Last night I was at an intellectually stimulating evening where Chip McGrath, former editor of the New York Times Book Review, and Philip Pullman conversed. I loved Philip’s strong insistence that reading is a private act between the reader and the book. How he inhabits his books completely until they go out into the world and become the readers’ — “a democracy of reading.” Among many other subjects, he spoke of his own background, the writing of The Golden Compass, his involvement with the movie, Milton, Elizabeth Bishop, and first kisses.
Questions from the audience were asked (several from young people) and politely and thoughtfully answered. At one point I was delighted when Philip mentioned Erich Kastner’s The 35th of May, a fondly remembered book of my childhood. We also were shown what looked like a souped-up movie trailer. That is, there were a few scenes (notably those with Lyra and Iorek Byrnison) that I don’t recall seeing in any of the trailers. Certainly it was thrilling to see them on a larger screen with an audience for the first time.
I was seated with GraceAnne A. DeCandido who took terrific notes, posted the following on child_lit, and graciously allowed me to post it here as well:
The New York Times Center is a fine space: and you can see some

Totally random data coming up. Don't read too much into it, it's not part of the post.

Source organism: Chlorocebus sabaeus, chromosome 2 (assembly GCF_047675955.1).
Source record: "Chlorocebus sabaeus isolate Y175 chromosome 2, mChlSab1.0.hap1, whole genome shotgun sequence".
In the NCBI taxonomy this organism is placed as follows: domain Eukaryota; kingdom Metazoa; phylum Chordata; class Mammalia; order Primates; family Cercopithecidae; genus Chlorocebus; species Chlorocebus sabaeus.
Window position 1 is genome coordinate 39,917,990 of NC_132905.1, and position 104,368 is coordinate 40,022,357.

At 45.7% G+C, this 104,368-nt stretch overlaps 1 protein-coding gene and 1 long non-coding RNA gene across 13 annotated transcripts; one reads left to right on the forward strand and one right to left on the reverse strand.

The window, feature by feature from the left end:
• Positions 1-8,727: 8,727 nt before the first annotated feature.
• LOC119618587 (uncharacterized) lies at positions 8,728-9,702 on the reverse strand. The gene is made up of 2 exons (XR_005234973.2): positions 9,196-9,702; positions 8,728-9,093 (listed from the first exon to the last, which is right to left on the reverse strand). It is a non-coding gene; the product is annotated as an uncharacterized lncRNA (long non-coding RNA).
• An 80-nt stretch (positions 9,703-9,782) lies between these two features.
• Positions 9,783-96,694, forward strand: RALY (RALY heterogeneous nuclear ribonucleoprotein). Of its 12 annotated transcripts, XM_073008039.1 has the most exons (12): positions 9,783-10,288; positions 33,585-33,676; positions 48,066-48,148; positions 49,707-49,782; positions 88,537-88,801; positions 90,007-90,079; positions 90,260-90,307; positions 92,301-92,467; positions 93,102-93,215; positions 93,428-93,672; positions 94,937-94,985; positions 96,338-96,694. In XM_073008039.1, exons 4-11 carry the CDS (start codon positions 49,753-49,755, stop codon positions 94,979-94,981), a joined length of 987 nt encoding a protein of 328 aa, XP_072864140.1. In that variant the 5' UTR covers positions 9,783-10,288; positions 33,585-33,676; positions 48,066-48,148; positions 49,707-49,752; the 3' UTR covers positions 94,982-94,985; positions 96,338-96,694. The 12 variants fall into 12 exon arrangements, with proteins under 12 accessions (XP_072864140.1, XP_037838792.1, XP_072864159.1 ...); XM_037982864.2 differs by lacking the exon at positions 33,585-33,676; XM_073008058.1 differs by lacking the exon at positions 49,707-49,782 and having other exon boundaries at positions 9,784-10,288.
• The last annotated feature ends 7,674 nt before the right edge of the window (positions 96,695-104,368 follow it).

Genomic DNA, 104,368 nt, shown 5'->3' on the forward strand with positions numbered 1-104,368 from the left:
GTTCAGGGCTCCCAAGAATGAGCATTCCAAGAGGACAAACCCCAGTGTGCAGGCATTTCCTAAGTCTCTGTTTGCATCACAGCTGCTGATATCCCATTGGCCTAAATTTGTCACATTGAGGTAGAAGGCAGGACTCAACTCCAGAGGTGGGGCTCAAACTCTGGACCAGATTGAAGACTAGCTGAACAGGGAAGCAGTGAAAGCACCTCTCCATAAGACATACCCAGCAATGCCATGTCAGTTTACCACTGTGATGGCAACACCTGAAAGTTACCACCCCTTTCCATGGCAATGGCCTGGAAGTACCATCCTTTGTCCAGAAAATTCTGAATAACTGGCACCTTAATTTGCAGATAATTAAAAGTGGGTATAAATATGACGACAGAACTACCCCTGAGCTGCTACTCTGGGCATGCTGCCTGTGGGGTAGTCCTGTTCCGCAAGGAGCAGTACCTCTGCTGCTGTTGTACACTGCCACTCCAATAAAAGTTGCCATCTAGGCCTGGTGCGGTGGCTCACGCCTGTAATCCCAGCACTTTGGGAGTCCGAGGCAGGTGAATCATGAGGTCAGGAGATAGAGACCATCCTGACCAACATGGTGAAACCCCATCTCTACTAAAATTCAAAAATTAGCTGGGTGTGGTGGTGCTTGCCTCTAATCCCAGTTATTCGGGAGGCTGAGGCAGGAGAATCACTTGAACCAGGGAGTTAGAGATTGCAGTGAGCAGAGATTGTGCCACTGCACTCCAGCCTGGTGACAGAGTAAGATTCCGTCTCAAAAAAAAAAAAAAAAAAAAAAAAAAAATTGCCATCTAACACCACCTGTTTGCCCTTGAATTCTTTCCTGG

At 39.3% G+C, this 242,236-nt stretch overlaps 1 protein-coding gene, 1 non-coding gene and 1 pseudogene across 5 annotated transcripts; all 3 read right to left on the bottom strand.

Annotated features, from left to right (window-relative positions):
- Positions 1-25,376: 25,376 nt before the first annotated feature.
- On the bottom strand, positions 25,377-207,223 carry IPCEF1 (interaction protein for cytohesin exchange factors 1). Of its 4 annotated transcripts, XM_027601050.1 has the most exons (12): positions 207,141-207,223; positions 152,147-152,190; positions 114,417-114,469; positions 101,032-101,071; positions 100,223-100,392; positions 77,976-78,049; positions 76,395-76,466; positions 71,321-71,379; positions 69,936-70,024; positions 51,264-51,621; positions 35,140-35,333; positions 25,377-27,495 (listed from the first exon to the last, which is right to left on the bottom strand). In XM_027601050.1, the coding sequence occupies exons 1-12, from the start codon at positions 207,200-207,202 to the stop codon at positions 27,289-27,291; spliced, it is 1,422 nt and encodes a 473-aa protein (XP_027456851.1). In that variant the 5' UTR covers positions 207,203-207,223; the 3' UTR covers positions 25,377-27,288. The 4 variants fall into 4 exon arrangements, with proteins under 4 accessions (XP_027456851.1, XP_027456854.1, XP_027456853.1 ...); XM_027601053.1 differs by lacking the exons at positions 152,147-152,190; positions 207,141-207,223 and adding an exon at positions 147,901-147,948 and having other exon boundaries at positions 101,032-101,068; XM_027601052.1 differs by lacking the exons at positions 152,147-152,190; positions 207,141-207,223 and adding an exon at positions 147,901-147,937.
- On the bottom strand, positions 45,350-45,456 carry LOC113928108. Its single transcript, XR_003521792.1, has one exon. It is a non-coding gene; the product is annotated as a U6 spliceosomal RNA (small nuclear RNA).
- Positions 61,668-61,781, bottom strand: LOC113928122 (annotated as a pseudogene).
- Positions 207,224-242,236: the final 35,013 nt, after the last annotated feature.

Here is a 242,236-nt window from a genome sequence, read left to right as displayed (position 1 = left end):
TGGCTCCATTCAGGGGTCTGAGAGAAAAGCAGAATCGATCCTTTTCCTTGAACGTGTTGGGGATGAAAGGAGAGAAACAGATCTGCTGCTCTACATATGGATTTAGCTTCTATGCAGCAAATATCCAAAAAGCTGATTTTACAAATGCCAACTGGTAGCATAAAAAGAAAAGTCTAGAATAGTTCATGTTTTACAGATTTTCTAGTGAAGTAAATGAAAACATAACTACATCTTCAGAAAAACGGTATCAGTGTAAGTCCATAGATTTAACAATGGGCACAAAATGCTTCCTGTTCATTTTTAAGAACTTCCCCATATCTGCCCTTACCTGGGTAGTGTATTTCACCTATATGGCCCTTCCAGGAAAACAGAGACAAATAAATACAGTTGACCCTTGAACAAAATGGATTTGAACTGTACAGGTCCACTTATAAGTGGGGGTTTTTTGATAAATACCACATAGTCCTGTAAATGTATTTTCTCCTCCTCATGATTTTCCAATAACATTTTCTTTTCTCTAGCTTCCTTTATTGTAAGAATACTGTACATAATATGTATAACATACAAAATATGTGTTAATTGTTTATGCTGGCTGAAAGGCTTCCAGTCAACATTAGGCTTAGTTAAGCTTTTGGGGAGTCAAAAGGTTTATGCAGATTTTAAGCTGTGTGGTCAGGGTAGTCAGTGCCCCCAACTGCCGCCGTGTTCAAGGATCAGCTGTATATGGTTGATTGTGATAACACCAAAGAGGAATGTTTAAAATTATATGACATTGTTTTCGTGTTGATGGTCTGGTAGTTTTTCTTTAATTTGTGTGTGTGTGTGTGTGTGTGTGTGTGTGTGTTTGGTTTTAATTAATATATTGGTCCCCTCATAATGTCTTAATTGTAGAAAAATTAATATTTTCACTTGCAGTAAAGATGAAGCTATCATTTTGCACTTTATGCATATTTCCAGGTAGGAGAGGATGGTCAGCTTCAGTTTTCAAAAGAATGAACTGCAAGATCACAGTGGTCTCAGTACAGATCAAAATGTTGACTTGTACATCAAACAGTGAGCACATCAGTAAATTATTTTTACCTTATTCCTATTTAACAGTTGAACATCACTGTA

of how fine here http://thetimescenter.com/
Chip McGrath, writer at large (what a lovely title) for the NYTimes
interviewed Philip Pullman for about an hour and then Philip took
questions from the audience. I cannot guess numbers of those
present, but the range of ages was great: children from Lyra´s and
Will´s age to Philip´s age (which is also mine, that is, early 60s). It
was easy and funny and wise.
“The story begins” said Philip, “when you realize you have been
born into the wrong family.” And he went on to talk about story,
the one long story that is His Dark Materials. Chip said he thought
daemons were the best idea, but Philip noted he thought how
daemons settle was “the best idea I ever had.” He promised us not
only a book about the backstory of Iorek and Lee Scoresby(Once
Upon a Time in the North, coming in Spring 2008) but a book
about a somewhat older Lyra, The Book of Dust.
“The most private space” is between the reader and the book, Philip
said, and railed, rather gently, against those with no understanding
of metaphor who think a story can only be read one way. He talked
about that wondrous first scene in the first book, and how we get
“from this world where we are to the other world where the story
He talked a little bit about his years of teaching, and how in writing
he got from here to there, and how some characters just came to
him, like Lyra, walking into his mind. He credited the city of
Oxford and the Ashomolean Museum and the Bodleian Library,
Milton, Blake, Whitman and Wallace Stevens, and The Magnificent
Seven among his many sources of inspiration.
We got to see a perfectly splendid trailer for The Golden Compass
movie, which if you have not seen online I urge you to go right
now and search for. It´s breathtaking.
Philip was asked by members of the audience what his daemon is,
and he said a sort of bird that is attracted by shiny, sparkly things –
and steals them. He was asked his favorite piece of his own writing,
and he mentioned the delicious and very subversive trial scene in
The Scarecrow and His Servant. He called true education the
marriage of delight and responsibility – what could be better than